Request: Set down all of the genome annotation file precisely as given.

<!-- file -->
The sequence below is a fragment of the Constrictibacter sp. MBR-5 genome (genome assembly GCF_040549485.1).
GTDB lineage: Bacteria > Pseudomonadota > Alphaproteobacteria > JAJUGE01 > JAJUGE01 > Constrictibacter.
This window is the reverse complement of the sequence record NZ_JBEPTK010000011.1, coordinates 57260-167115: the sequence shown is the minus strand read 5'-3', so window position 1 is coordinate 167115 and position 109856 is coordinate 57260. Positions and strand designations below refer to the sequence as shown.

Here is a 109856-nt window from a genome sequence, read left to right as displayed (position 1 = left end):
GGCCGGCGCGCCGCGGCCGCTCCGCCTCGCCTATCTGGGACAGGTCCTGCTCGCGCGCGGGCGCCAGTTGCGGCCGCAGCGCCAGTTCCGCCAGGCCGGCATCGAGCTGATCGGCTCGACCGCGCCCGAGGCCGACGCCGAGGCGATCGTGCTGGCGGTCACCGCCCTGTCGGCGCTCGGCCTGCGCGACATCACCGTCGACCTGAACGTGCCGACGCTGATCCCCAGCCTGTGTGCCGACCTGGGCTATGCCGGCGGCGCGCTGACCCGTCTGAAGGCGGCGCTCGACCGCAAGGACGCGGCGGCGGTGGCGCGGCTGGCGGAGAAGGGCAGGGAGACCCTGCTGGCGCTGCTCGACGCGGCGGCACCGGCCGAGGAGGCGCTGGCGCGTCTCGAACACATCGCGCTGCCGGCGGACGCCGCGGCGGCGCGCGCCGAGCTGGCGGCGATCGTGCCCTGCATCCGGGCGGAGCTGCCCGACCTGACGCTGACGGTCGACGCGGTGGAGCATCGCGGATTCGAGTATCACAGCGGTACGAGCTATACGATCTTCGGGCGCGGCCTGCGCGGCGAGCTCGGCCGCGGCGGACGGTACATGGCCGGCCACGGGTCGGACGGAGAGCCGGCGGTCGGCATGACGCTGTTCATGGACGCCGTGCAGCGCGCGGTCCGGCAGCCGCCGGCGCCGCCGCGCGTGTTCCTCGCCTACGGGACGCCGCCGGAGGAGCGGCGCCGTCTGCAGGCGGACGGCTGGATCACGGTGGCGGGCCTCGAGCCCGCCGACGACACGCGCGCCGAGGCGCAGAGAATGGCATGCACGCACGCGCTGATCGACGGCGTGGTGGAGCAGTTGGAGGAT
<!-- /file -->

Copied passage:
The sequence below is a fragment of the Constrictibacter sp. MBR-5 genome (genome assembly GCF_040549485.1).
GTDB lineage: Bacteria > Pseudomonadota > Alphaproteobacteria > JAJUGE01 > JAJUGE01 > Constrictibacter.
This window is the reverse complement of the sequence record NZ_JBEPTK010000011.1, coordinates 57260-167115: the sequence shown is the minus strand read 5'-3', so window position 1 is coordinate 167115 and position 109856 is coordinate 57260. Positions and strand designations below refer to the sequence as shown.

Here is a 109856-nt window from a genome sequence, read left to right as displayed (position 1 = left end):
GGCCGGCGCGCCGCGGCCGCTCCGCCTCGCCTATCTGGGACAGGTCCTGCTCGCGCGCGGGCGCCAGTTGCGGCCGCAGCGCCAGTTCCGCCAGGCCGGCATCGAGCTGATCGGCTCGACCGCGCCCGAGGCCGACGCCGAGGCGATCGTGCTGGCGGTCACCGCCCTGTCGGCGCTCGGCCTGCGCGACATCACCGTCGACCTGAACGTGCCGACGCTGATCCCCAGCCTGTGTGCCGACCTGGGCTATGCCGGCGGCGCGCTGACCCGTCTGAAGGCGGCGCTCGACCGCAAGGACGCGGCGGCGGTGGCGCGGCTGGCGGAGAAGGGCAGGGAGACCCTGCTGGCGCTGCTCGACGCGGCGGCACCGGCCGAGGAGGCGCTGGCGCGTCTCGAACACATCGCGCTGCCGGCGGACGCCGCGGCGGCGCGCGCCGAGCTGGCGGCGATCGTGCCCTGCATCCGGGCGGAGCTGCCCGACCTGACGCTGACGGTCGACGCGGTGGAGCATCGCGGATTCGAGTATCACAGCGGTACGAGCTATACGATCTTCGGGCGCGGCCTGCGCGGCGAGCTCGGCCGCGGCGGACGGTACATGGCCGGCCACGGGTCGGACGGAGAGCCGGCGGTCGGCATGACGCTGTTCATGGACGCCGTGCAGCGCGCGGTCCGGCAGCCGCCGGCGCCGCCGCGCGTGTTCCTCGCCTACGGGACGCCGCCGGAGGAGCGGCGCCGTCTGCAGGCGGACGGCTGGATCACGGTGGCGGGCCTCGAGCCCGCCGACGACACGCGCGCCGAGGCGCAGAGAATGGCATGCACGCACGCGCTGATCGACGGCGTGGTGGAGCAGTTGGAGGAT